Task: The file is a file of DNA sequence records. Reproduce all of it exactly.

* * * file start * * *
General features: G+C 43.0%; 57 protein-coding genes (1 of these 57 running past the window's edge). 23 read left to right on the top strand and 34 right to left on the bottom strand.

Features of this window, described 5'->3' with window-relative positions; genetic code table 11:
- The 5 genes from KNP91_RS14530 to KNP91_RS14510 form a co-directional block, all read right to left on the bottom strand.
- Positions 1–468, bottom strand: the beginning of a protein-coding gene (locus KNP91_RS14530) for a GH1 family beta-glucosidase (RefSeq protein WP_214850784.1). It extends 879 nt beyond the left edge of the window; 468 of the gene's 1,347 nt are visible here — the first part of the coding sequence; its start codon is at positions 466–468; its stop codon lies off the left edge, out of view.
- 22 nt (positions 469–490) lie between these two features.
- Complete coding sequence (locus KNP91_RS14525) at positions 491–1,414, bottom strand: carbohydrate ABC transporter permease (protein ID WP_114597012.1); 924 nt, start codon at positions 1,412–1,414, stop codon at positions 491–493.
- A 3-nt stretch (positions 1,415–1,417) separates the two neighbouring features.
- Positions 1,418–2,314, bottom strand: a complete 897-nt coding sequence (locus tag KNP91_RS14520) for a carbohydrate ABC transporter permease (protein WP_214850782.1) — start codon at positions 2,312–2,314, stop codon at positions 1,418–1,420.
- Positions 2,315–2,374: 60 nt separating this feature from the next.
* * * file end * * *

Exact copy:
General features: G+C 43.0%; 57 protein-coding genes (1 of these 57 running past the window's edge). 23 read left to right on the top strand and 34 right to left on the bottom strand.

Features of this window, described 5'->3' with window-relative positions; genetic code table 11:
- The 5 genes from KNP91_RS14530 to KNP91_RS14510 form a co-directional block, all read right to left on the bottom strand.
- Positions 1–468, bottom strand: the beginning of a protein-coding gene (locus KNP91_RS14530) for a GH1 family beta-glucosidase (RefSeq protein WP_214850784.1). It extends 879 nt beyond the left edge of the window; 468 of the gene's 1,347 nt are visible here — the first part of the coding sequence; its start codon is at positions 466–468; its stop codon lies off the left edge, out of view.
- 22 nt (positions 469–490) lie between these two features.
- Complete coding sequence (locus KNP91_RS14525) at positions 491–1,414, bottom strand: carbohydrate ABC transporter permease (protein ID WP_114597012.1); 924 nt, start codon at positions 1,412–1,414, stop codon at positions 491–493.
- A 3-nt stretch (positions 1,415–1,417) separates the two neighbouring features.
- Positions 1,418–2,314, bottom strand: a complete 897-nt coding sequence (locus tag KNP91_RS14520) for a carbohydrate ABC transporter permease (protein WP_214850782.1) — start codon at positions 2,312–2,314, stop codon at positions 1,418–1,420.
- Positions 2,315–2,374: 60 nt separating this feature from the next.